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By LuAnn Schindler

Burial assistance policy reviewed by county commissioners


March 20, 2024

Should a person whose burial is paid for by the county need to be a resident?

“It’s not necessarily what the amount is. I’m more concerned if we’re paying for Antelope County residents or if we’re paying for people applying because the county next door isn’t paying as much,” said Jay Snider, owner of Snider Memorial Funeral Home.

Snider, a Clearwater resident, opened discussion with Antelope County Commissioners during the March 12 meeting in Neligh. Snider said it’s been approximately 18 years the topic was discussed.

“We’re paying for somebody whose never lived here,” Snider said.

According to Charlie Henery, commissioner chairman, the county will pay up to $2,000.

Some counties pay an established amount for cremation services. A traditional burial means extra expenses for a burial plot and grave digging.

“We haven’t got anywhere yet,” Snider said.

Commissioner Casey Dittrich inquired how the county’s application for funds works.

According to county clerk, Lisa Payne, said she works with the county treasurer’s and assessor’s offices to verify if an individual has property that can be sold to assist with burial costs.

“For the most part, we’ve had people who reside in the county. There’s been a couple who have come to live with a relative,” Payne said.

According to Snider, the may have performed one county burial in the past two decades.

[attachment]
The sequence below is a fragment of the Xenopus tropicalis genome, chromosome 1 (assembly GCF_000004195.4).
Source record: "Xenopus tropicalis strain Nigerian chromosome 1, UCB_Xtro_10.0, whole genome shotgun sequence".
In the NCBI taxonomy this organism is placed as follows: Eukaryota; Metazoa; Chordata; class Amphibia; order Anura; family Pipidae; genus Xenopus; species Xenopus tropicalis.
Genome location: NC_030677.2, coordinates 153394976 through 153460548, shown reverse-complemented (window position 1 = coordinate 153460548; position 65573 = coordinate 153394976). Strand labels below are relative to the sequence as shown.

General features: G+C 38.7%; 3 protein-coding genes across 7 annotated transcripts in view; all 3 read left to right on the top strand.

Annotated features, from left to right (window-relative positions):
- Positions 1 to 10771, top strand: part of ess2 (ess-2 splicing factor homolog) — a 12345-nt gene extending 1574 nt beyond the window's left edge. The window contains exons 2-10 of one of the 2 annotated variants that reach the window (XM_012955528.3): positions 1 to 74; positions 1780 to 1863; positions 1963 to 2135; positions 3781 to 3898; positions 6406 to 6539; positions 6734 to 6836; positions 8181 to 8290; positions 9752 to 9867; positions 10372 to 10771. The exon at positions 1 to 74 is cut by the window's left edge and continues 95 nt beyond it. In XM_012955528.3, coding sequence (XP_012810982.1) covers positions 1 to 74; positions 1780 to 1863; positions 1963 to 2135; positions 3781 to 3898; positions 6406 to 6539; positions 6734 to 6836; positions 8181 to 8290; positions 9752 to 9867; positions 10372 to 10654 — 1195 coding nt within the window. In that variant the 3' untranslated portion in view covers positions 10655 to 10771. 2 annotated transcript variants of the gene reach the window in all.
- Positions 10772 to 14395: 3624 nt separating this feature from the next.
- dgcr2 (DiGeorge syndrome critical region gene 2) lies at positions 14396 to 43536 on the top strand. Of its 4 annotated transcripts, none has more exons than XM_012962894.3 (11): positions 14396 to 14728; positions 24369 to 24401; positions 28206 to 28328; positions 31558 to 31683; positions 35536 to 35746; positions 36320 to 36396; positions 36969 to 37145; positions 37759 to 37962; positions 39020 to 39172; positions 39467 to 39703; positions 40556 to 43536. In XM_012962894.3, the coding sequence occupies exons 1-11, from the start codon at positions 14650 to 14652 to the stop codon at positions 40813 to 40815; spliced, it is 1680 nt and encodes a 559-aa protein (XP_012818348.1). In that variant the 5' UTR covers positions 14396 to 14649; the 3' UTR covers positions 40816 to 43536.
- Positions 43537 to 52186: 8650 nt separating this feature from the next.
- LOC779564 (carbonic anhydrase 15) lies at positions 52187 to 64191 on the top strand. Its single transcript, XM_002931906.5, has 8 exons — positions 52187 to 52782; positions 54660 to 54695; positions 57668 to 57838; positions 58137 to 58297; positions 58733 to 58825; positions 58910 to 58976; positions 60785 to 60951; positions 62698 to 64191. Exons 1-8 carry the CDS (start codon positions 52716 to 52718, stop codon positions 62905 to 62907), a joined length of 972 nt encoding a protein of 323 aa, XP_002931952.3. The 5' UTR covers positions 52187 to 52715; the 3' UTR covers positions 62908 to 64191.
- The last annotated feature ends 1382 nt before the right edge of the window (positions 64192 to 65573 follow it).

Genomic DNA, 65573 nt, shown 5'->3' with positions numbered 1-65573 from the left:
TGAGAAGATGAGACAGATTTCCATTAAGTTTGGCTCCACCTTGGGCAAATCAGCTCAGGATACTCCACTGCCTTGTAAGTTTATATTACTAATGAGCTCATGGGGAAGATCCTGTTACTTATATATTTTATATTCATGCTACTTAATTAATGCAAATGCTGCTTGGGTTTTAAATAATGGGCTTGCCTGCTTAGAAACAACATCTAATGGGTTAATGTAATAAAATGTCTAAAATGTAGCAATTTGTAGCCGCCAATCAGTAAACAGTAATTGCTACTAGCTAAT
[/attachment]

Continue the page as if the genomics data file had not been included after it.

“Now, all of a sudden, I’ve had two in six months,” he said.

Payne said in the past two months, the county has provided assistance with five burials.

Snider would like to see an established set of county guidelines.

Henery said the county board has the right to refuse funds. He said he appreciated Snider starting the discussion with the board.

“I’m not one to let you guys hang, you’re doing your job. I’m taking care of taxpayer money, too. I think we need to check on what the residency (requirement) is,” Henery said.

According to Snider, in the case of a recent burial, the individual lived in the county four days.

Payne asked what happens if a county resident provides care for a non-resident family member at the resident’s home.

“Whether you’re here four days or years, your kids are still here,” she said.

“They might be the residents but they’re not the ones passing away,” commissioner Neil Williby said.

“They’re the ones paying the bill,” Payne replied.

According to Snider, local counties work with a social worker from Nebraska Health and Human Services to help locate assets that will aid with burial costs.

“Then she approves or denies whether the county will pay for it,” Snider said.

Henery asked if it would be beneficial for the county to develop a relationship with a social worker to locate assets.

“Would it be beneficial for the county to spend some money to have someone research it?” Henery asked.

Payne said she’s worked with other counties to determine if there is value in the estate, either personal property or real estate. She also has used geographic information system mapping to determine if, for example, a deceased’s next of kin has assets.

If there are assets, the claim is denied.

“I’m not going to let my dad sit out in the mortuary if I have any kind of means to bury him,” Payne said. “I’m not trying to be negative or socially excluding, but for the most part, the people I see coming for this don’t have it.”

Snider said he is willing to contact other funeral directors in the county to discuss the situation. Again, he suggested a clear-cut policy be established.

Henery said any policy will need to have approval from the county attorney and suggested Smith check state statutes regarding residency.


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